Magnitude of Anxiety Disorders

Panic Away

Panic Away End Anxiety and Panic Attacks

Get Instant Access

Table 3 presents the rates of anxiety disorders in children and adolescents in community surveys which applied either DSM-III-R or DSM-IV criteria (Anderson et al., 1987; Bird et al., 1988; Bowen et al., 1990; Canals et al., 1995, 1997; Cohen et al., 1993; Costello et al., 1996, 1988a, b; Feehan et al., 1993; Fergusson et al., 1993a; Kashani et al., 1987a; Kessler et al., 1994; Lewinsohn et al., 1993; Magee et al., 1996; McGee et al., 1990; Newman et al., 1996; Pine et al., 1998; Reinherz et al., 1993a; Simonoff et al., 1997; Velez et al., 1989; Verhulst et al., 1985; Whitaker et al., 1990; Wittchen et al 1994; 1998). Similar to community studies of adults, anxiety disorders are the most common disorder in the general population. However, there is a wide range in prevalence rates according to the specific anxiety subtypes as well as according to the study methodology. In general, approximately 20% of youth suffer from one of the anxiety disorders, and half as many have impairment in functioning resulting from anxiety or phobias (Shaffer et al 1996). The most common anxiety disorder is specific phobia (8%); followed by social phobia (5%), GAD (4%), and about 1-2% for all of the other anxiety disorders. Panic disorders were extremely rare; most of the community studies identified no cases of panic disorders among youth.

The findings vary dramatically by the source of information and age of the index child. However, no consistent trends emerge in terms of the direction of the differences between informants. For example, Fergusson et al (1993b) found that parents generally reported slightly higher rates of GAD and phobic states than did their 15 year old offspring, whereas Kashani et al. (1987a) found that across all ages from 8-17, the child report yielded substantially greater rates of disorder than the parental report. In the Methods for the Epidemiology of Child and Adolescent Mental Disorders study (Schaffer et al., 1996), informant differences for symptoms alone or those with impairment did not exhibit large differences. There was a weak trend for youth to report higher rates of anxiety than parents. With respect to prevalence period, there were no large differences between lifetime and 12- or o>

TABLE 3. Rates of Anxiety Disorders in Community Samples of Children and Adolescents

Anxiety

Phobias

TABLE 3. Rates of Anxiety Disorders in Community Samples of Children and Adolescents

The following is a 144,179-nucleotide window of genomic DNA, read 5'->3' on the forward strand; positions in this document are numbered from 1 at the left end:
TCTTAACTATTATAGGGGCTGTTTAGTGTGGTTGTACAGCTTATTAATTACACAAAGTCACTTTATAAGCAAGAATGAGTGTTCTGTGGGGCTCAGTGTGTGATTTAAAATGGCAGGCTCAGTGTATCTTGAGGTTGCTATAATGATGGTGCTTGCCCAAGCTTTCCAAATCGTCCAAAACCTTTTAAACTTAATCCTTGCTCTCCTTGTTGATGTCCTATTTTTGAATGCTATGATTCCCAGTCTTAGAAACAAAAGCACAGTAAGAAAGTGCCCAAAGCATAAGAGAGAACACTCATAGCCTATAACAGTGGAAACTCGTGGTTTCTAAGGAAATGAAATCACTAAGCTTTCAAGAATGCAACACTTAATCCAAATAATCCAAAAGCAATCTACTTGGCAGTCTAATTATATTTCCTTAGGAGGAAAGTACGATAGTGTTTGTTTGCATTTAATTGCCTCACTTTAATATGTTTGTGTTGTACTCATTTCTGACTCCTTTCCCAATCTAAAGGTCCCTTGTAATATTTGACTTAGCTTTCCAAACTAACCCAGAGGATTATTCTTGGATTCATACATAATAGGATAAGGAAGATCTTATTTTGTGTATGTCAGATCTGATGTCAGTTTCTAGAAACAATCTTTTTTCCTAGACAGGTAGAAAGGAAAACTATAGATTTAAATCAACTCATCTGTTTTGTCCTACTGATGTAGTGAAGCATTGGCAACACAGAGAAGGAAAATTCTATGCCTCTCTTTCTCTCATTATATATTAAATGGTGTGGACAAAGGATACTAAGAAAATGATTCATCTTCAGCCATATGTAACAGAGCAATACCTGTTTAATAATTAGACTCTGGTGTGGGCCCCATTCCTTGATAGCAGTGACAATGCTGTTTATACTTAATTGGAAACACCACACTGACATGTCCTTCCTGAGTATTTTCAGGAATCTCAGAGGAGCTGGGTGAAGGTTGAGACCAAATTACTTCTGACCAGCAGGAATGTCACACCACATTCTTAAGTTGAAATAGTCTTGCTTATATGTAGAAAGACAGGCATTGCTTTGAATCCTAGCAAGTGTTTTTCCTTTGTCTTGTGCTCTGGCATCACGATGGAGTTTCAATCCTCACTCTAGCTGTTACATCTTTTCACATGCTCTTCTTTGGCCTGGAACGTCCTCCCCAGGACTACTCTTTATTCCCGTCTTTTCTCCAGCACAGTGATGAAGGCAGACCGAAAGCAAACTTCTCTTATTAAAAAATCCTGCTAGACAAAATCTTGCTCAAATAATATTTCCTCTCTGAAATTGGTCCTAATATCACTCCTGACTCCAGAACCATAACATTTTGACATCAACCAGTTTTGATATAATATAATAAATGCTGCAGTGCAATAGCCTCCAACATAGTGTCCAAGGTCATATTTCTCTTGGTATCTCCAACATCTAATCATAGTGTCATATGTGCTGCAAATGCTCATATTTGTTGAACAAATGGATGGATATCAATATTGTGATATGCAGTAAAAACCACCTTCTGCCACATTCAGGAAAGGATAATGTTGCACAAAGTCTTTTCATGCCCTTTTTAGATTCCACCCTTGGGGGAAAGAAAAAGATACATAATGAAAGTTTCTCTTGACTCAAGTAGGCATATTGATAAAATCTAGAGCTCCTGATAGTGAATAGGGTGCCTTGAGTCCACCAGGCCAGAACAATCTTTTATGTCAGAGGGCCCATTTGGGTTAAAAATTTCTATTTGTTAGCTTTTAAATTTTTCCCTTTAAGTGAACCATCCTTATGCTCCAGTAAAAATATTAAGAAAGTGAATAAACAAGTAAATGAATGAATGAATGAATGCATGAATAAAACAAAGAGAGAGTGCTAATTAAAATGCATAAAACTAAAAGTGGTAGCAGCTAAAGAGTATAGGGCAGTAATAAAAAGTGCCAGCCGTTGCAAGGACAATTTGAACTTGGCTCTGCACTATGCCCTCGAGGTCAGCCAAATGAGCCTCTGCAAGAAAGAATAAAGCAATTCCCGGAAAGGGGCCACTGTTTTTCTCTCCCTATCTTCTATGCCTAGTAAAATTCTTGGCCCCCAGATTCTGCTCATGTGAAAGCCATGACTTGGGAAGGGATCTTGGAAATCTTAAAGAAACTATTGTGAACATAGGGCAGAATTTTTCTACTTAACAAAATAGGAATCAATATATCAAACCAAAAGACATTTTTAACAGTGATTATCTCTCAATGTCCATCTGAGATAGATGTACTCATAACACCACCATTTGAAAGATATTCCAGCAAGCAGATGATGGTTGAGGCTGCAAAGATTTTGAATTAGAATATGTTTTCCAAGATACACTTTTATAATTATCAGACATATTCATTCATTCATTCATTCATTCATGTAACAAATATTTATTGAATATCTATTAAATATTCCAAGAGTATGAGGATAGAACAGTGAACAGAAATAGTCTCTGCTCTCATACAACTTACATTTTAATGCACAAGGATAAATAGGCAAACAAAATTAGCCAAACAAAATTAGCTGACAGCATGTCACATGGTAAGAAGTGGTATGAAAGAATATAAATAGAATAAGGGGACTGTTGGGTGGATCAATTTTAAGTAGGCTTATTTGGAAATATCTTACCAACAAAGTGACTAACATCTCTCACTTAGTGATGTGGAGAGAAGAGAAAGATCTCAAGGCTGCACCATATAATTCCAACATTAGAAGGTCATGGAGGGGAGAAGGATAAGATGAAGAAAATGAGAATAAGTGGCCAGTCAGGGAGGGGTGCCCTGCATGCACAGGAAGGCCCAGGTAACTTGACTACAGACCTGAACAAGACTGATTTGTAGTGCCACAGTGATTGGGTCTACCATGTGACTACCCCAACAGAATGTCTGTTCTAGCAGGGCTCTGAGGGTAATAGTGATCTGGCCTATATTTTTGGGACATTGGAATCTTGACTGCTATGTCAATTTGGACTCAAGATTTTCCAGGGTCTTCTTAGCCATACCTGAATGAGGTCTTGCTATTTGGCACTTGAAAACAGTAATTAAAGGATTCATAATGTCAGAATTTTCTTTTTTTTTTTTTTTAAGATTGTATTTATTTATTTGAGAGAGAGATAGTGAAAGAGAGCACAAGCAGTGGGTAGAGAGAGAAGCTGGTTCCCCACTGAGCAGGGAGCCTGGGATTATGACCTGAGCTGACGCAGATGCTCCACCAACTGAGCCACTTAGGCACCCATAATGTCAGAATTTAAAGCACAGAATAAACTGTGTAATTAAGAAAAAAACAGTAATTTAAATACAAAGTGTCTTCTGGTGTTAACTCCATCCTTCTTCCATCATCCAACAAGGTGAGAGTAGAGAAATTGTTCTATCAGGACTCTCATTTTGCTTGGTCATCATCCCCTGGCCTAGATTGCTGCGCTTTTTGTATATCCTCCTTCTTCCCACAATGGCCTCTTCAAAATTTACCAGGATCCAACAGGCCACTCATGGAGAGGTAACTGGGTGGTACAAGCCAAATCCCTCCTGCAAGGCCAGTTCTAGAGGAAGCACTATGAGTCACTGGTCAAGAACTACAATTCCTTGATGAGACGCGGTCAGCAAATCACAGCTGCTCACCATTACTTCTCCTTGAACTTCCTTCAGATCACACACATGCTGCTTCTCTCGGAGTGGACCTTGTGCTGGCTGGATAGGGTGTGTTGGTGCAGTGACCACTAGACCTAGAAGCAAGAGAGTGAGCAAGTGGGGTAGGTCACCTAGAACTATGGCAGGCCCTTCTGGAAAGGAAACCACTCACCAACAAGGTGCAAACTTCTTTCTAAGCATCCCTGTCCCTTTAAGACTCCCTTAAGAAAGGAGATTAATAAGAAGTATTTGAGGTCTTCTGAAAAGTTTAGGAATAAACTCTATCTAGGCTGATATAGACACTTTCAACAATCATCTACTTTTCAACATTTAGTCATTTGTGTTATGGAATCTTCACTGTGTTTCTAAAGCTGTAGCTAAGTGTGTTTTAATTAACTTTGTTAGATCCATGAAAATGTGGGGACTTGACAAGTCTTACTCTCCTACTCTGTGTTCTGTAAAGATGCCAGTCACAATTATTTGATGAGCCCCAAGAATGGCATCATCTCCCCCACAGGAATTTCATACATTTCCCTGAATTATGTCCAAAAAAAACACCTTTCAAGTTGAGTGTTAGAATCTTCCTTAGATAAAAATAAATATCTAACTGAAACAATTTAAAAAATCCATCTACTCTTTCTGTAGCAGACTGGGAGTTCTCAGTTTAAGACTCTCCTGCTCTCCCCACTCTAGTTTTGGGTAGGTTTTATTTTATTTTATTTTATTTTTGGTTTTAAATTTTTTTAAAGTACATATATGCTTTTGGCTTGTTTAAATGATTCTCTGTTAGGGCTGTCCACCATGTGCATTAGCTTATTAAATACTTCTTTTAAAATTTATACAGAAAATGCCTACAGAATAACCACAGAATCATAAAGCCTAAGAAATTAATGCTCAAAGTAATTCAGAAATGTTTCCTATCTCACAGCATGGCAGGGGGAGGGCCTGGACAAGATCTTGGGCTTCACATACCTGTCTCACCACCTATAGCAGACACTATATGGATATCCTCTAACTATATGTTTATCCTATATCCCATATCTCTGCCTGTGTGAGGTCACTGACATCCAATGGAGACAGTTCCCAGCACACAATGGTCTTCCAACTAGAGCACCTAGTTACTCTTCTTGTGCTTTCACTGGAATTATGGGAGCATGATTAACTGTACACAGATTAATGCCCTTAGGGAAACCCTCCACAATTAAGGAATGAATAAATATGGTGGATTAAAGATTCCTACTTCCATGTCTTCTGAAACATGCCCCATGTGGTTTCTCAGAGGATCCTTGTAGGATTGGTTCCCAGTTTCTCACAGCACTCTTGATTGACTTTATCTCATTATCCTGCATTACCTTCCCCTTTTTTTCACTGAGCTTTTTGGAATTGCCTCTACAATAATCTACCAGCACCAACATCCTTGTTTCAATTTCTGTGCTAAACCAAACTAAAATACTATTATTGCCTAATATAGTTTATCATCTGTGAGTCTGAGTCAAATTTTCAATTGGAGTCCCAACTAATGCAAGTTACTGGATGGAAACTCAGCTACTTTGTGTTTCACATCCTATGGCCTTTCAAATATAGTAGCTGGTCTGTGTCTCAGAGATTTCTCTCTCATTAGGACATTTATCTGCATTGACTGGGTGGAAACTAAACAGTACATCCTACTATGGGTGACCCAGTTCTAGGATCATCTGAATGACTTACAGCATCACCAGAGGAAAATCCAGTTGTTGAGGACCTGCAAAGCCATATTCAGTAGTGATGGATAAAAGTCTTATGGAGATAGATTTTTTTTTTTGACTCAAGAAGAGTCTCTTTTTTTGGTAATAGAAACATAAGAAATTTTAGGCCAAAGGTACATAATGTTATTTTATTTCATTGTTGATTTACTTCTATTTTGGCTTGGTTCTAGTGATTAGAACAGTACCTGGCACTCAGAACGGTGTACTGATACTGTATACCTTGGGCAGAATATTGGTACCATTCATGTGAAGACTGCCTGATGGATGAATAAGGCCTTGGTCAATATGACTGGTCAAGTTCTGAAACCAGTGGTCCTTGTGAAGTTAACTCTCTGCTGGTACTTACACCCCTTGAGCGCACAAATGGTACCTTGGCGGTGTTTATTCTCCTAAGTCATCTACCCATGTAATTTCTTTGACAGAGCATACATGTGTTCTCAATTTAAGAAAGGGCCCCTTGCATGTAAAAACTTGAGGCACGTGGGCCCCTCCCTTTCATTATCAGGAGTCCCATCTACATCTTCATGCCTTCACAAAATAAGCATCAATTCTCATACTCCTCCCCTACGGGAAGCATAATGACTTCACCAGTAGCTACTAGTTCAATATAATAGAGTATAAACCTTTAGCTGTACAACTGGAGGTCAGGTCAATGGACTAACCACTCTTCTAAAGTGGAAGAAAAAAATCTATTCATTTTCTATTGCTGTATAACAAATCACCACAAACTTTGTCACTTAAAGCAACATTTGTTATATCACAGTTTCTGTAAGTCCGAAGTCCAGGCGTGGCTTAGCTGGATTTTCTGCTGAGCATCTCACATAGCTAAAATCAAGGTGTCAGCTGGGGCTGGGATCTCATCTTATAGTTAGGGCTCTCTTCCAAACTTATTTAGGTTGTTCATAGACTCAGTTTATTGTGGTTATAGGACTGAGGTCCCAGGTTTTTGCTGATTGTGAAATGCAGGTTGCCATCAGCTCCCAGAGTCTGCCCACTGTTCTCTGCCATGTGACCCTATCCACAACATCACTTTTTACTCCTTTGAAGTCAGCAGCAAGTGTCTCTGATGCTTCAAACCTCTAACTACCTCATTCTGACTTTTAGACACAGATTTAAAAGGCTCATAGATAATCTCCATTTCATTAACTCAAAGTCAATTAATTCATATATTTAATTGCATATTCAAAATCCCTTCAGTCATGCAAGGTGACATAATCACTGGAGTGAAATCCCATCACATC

Anxiety

Phobias

Study

(yeatrs)

SAD

OAD

GAD

Panic Dx

Specific

Social

Agoraphobia

Total

United States

Bird et al. (1988)

4-16

4.7%

2.6%

Cohen et al. (1993)

9-18

M: 7.7%

M: 0%

M: 7.7%

M: 6.7%

Velez et al. (1989)

F: 9.5%

F: 18.0%

F: 0%

F: 17.8%

F: 10.1%

Pine et al. (1998)

11-20

M: 3.7%

M: 5.8%

M: 0%

M: 3.7%

M; 6.8%

F: 3.7

F: 10.3%

F: 0%

F: 8.2%

F: 12.6%

17-26

M: 2.2%

M: 0.3%

M: 12.0%'

M: 1.7%'

F: 7.8%

F: 1.7%

F: 32.1%

F: 9.5%

Costello et al. (1988)

7-11

4.1%

4.6%

0%

9.2%

1.0%

1.2%

15.4%

Costello et al. (1996)

9,11,13

3.5%

1.4%

1.7%

0%

0.3%

0.6%

0%

5.7%'

Kashani et al. (1987a)

14-16

4.1%

9.1%

8.7%

Kashani et al. (1989)

8,12,17

25.7,15.7,21.4%

Kessler (1994)

15-24

0.8% (30D)

1.9% (30D)

6.2% (30D)

7.3% (30D)

3.0% GOD)

Eaton et al. (1994)

1.4% (12M)

10.8%' (LT)

14.9%' (LT)

7.7% (LT)

Magee et al. (1996)

2.0% (LT)

Wittchen et al. (1994)

Lewinsohn et al. (1993)

14-18

0.2% (PT)

0.5% (PT)

0.4% (PT)

1.4%. (PT)

0.9%

0.4% (PT)

3.2%

15-19

0.1% (PT)

0.1% (PT)

0.3% (PT)

0.5% (PT)

0.2% (PT)

0.1% (PT)

1.3% (PT)

4.3% (LT)

1.2% (LT)

1.2% (LT)

2.1% (LT)

1.5% (LT)

0.6% (LT)

9.2% (LT)

Shaffer et al. (1996)

6.5% (I)

11.4% (I)

21.6% (1)

15.1% (1)

6.5% (I)

6.5% (I)

39.5% (I)

5.8% (nol)

7.7% (nol)

3.3% (nol)

7.6% (nol)

4.8% (nol)

4.8% (nol)

39.5% (I)

Simonoff et al. (1997)

8-16

1.5% (I)

4.4% (I)

4.4% (1)

2.5% (I)

1.1% (I)

7.2% (nol)

10.8% (nol)

21.2% (nol)

8.4% (nol)

2.7% (nol)

Whitaker et al. (1990)

13-18

3.7%

0.6%

International

Anderson et al. (1987)

11

3.5%

2.9%

McGee et al. (1990)

15

2.0%

5.9%

Feehan et al. (1994)

18

Newman et al. (1996)

21

Bowen et al. (1990)

12-16

3.6%

2.4%

Offord et al. (1989)

14-17

Canals et al. (1995);

10-11

(1997)

18

Fergusson et al. (1993a)

15

0.5%

2.1%

Verhulst et al. (1997)

13-18

1.8%

3.1%

Wittchen et al. (1998)

14-24

"I = with impairment; nol = without impairment. 'Prevalence definitions: PT = point, 30D = 30 days, 1M = 1

1.2% (12M) 1.8% (12M) 2.6% (12M) 1.6% (12M) 9.3% (12M)

1 month, 6M = 6 months, 12M = 12 months, LT = lifetime.

6-month prevalence rates for most of the anxiety disorders (Lewinsohn et al., 1993; Reinherz et al., 1993a; Wittchen et al., 1998).

Was this article helpful?

0 0
Kicking Fear And Anxiety To The Curb

Kicking Fear And Anxiety To The Curb

Kicking Fear And Anxiety To The Curb Can Have Amazing Benefits For Your Life And Success. Learn About Calming Down And Gain Power By Learning Ways To Become Peaceful And Create Amazing Results.

Get My Free Ebook


Post a comment